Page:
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Bass Pro Shops Tackle Bag
Product Review by Joseph D. Cornwall

 

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Thirty some odd years ago when I first got hooked on fly fishing I was, as so many are, immediately struck by the shear quantity of stuff associated with the sport.  All those doo-dad's hanging from a cool looking vest made fly fishing seem important, a business not to be taken lightly.  This early exposure evolved into what must be a text book obsessive/compulsive disorder, leading to the thousands of gizmos, gadgets, spools and boxes that litter my life today. I know, deep down inside, that if I go fishing without one thing, that surely will be the item that would have made the day if only I had it at hand.

Three years ago my wife bought me a Father's Day gift, a canoe.  It is a beautiful sand-colored Mad River Malecite that my wife only half-jokingly calls "the other woman".  It became apparent to me at the outset that paddling and fly vests were not compatible.  All those fly boxes and dangling gizmo's - so handy on the stream - clanked in front of me and bounced painfully into my ribs.  Left to the bottom of the canoe the vest soon became a sponge.  There had to be a better answer. 

Various chest and fanny packs were examined and dismissed.  Bags designed specifically to the task, complete with hooks to hang on the gunwale, seemed overly expensive and limiting.  In his land-mark 1968 warm water fly fishing book Tom Nixon espouses use of a hardware fisher's tackle box.  This, at last, seemed the right approach.  My old hip-roof Plano was brought from retirement and proved the direction of Mr. Nixon's advice fundamentally sound - but it turned out that sound became the problem.  Simply put, the Plano made way too much noise scraping the bottom of the Kevlar boat.  In addition to practicality I needed quiet.  

A walk through the fishing tackle section of Bass Pro (or Cabela's, or Wal-Mart, for that matter) revealed dozens upon dozens of soft sided tackle bags designed to be used with snap top adjustable plastic boxes.  Perfect for the plastic worms, jigs, pigs and spinners of the hardware crowd but never had I seen a fly fisher with such a set-up.  Too bad.  It turns out that these bags are as ideal a solution for a canoe or boat bound fly flinger as they are for those who prefer a spinning or casting rod.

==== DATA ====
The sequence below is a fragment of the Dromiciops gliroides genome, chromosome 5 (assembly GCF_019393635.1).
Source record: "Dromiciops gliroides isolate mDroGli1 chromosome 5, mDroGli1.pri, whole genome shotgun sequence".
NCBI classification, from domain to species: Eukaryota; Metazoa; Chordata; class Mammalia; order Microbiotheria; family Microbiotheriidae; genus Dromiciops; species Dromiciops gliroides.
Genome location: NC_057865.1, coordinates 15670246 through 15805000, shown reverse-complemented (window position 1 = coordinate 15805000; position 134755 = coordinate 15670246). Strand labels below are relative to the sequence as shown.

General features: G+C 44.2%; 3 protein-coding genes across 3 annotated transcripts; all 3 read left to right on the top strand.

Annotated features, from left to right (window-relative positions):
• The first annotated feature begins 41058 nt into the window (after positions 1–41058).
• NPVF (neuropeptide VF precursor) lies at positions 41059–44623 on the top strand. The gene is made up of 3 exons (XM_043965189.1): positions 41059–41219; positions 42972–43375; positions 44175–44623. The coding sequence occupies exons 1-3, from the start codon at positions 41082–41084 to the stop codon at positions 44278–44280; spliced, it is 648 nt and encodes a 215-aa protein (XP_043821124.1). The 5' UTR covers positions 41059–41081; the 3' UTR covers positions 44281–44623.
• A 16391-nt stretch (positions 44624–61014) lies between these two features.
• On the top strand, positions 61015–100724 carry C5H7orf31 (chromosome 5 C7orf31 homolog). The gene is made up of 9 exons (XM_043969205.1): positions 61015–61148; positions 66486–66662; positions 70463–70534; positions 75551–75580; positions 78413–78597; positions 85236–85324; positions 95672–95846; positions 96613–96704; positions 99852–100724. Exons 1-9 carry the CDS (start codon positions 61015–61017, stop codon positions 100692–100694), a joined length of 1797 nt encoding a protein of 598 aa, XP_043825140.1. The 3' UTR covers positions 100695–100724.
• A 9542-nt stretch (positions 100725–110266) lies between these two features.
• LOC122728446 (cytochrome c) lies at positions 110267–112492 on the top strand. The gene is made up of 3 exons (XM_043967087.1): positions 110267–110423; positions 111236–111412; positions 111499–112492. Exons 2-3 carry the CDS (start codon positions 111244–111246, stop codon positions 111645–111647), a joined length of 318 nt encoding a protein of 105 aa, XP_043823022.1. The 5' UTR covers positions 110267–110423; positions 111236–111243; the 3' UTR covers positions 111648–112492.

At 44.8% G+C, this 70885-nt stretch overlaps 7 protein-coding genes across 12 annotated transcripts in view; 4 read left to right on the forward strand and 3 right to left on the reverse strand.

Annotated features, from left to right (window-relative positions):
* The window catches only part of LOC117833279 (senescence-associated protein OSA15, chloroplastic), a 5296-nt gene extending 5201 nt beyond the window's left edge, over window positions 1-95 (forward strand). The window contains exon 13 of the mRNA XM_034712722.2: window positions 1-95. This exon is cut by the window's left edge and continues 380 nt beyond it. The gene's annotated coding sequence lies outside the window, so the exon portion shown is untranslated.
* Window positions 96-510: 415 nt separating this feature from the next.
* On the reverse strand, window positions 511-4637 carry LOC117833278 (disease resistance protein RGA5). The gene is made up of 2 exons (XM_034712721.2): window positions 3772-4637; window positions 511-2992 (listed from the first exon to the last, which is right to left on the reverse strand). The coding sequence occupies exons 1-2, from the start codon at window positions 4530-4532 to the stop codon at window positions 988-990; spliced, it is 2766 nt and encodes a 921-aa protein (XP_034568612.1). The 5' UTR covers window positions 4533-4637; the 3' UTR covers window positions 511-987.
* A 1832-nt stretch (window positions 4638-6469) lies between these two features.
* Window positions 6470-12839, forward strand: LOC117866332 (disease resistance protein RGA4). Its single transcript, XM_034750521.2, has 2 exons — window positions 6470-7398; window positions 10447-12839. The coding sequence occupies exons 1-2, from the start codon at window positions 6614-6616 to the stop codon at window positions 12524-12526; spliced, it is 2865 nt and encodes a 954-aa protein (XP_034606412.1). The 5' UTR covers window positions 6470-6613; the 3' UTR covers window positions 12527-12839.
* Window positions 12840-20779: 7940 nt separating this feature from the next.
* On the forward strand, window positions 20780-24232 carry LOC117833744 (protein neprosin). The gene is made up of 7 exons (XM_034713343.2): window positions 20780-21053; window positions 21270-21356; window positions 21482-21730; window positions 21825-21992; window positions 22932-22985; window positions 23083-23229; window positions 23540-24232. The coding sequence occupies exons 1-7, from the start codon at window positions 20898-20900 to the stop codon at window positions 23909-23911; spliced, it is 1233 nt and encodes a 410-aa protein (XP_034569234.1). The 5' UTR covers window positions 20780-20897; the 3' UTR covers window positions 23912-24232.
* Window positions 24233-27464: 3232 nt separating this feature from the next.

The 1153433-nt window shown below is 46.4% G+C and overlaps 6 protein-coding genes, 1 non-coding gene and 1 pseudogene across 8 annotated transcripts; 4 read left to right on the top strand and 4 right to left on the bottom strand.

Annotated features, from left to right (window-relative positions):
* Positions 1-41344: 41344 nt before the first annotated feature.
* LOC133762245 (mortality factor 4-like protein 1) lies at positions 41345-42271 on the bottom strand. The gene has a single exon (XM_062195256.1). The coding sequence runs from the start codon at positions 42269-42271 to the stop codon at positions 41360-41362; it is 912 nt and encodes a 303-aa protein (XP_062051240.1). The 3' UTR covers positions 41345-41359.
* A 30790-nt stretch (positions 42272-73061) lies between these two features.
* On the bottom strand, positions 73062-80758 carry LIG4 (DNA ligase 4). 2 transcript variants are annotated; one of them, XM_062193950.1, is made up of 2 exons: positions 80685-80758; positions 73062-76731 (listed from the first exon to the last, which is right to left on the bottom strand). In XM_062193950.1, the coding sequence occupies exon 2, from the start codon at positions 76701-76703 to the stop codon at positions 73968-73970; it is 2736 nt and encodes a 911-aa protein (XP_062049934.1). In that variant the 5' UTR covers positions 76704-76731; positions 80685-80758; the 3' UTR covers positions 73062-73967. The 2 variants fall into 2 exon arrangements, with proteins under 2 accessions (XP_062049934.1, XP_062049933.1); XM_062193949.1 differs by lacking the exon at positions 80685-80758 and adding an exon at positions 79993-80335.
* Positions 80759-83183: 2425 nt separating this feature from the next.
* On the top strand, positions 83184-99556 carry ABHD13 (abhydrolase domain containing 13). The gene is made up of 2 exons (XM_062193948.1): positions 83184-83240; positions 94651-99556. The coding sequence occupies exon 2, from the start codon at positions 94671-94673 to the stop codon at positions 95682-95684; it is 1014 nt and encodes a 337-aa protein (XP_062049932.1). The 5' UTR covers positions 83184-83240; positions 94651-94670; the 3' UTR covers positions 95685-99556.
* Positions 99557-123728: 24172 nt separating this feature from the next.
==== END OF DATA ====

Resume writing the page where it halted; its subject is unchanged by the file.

The bag pictured here, a Bass Pro Extreme Qualifier 360,  has weathered some significant airline miles, having seen action from Minnesota to Texas, Florida to Oregon.  Four seasons of abuse and still it retains its essential functionality.  Make no mistake; it is far from perfect.  Letís examine some weaknesses before we sing praises again.

A significant disadvantage of any soft bag is its water resistance.  While the Bass Pro bag is tough, it is not waterproof.  Water in the bottom of the boat, an unexpected dunking, or a driving rain will soak the contents.  This, of course, requires careful unpacking and drying to prevent rust.   

The front mesh pocket was an early casualty.  While it seems an ideal place for nippers, forceps and other such constant use items, the mesh is easily cut by these typically sharp metal tools.  And the elastic holders found there tend not to hold so well which means, when coupled with the inevitable hole in the mesh, lost items.  A little care must be taken to secure your doodads. 

On the plus side, I canít imagine needing more space. This bag holds a dozen spools of tippet material, bug spray, pork rind baits, extra reel spools and dozens upon dozens of flies, lures and baits.  All this and it is lightweight, even when fully loaded.  When I purchased mine it even came with a full complement of Plano 360 plastic boxes, which are ideal for large bass bugs, fly rod spinner baits and other outsized hawg snacks.

The bottom line?  Bass Pro has a winner here.  I am sure that there are many versions of this product from scores of manufacturers.  While I wish for better water resistance and an improved tool caddy, the comparative cost of bags from upscale manufacturers places these niceties at a four or five-fold increase.  For $30, I canít imagine a better investment for the fully equipped smallmouth fanatic.

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